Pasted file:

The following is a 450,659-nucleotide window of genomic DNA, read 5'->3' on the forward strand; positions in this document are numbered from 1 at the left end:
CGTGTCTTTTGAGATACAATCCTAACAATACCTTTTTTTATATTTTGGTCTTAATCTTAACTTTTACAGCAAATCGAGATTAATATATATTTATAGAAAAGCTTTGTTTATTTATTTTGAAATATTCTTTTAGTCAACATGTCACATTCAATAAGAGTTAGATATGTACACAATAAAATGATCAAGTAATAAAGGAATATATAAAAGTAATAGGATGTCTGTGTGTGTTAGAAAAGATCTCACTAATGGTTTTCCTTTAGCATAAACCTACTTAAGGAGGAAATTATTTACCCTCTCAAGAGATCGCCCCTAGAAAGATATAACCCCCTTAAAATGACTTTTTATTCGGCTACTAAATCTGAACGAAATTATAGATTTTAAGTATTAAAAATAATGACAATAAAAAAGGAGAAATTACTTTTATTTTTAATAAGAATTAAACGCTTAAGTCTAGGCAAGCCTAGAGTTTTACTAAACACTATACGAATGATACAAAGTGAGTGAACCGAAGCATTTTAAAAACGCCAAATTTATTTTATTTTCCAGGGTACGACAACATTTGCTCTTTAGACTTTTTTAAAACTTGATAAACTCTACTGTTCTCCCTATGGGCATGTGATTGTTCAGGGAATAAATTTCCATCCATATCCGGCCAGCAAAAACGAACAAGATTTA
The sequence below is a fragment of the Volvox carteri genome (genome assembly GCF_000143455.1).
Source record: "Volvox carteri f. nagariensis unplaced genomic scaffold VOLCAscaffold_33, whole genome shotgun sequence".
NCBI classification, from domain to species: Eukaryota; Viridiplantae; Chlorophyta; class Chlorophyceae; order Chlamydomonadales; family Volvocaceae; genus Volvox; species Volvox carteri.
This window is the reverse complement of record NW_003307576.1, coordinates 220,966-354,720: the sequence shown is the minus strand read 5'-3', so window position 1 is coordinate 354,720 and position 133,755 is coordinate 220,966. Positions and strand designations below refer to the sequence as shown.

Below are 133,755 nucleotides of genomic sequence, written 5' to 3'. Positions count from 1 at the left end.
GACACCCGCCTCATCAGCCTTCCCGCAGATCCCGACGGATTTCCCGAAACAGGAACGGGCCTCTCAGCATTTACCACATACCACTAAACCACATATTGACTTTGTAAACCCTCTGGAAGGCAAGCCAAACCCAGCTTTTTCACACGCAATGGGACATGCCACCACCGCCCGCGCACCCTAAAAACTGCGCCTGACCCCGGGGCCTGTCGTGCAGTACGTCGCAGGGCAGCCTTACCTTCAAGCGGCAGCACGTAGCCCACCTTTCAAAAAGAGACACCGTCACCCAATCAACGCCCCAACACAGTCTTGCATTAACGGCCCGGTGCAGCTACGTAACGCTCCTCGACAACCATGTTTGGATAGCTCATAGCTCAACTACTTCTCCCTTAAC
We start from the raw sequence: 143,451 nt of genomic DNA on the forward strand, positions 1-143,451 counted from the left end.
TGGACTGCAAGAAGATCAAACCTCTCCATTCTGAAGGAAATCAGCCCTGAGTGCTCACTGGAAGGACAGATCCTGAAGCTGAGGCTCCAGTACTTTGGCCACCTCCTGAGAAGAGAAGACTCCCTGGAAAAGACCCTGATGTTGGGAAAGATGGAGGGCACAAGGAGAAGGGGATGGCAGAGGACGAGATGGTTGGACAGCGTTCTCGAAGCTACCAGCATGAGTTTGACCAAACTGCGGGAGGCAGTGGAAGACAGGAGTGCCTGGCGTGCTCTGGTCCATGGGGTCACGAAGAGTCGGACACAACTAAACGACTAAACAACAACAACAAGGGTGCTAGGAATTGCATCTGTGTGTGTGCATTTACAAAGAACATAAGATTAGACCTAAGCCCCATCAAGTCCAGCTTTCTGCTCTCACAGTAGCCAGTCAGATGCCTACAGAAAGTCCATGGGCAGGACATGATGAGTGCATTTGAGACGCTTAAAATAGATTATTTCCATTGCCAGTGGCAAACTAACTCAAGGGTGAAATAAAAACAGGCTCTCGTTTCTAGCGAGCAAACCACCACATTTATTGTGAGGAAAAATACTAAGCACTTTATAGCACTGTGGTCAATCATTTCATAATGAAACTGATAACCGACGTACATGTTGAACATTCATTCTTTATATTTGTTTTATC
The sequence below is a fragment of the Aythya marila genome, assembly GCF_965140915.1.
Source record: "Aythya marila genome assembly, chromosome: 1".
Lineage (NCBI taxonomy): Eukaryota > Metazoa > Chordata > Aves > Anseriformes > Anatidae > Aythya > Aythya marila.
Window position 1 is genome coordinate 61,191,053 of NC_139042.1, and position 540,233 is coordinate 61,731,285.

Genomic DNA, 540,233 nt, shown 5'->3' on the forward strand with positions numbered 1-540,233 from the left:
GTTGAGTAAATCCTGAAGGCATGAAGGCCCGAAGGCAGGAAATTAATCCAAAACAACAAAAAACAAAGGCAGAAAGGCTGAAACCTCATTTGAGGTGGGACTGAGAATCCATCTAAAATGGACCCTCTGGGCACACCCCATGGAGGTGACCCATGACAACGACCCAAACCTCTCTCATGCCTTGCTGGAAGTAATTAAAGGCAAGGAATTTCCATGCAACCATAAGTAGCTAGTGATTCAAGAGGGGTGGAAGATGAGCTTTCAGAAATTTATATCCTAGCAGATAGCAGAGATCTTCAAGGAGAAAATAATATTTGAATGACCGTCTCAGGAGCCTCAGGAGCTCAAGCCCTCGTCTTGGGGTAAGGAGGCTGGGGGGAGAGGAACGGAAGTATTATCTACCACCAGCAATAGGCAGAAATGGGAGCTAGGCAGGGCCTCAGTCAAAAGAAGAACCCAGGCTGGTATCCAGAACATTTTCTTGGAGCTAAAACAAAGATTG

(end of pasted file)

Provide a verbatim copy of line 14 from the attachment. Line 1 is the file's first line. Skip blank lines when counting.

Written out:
Window position 1 is genome coordinate 61,191,053 of NC_139042.1, and position 540,233 is coordinate 61,731,285.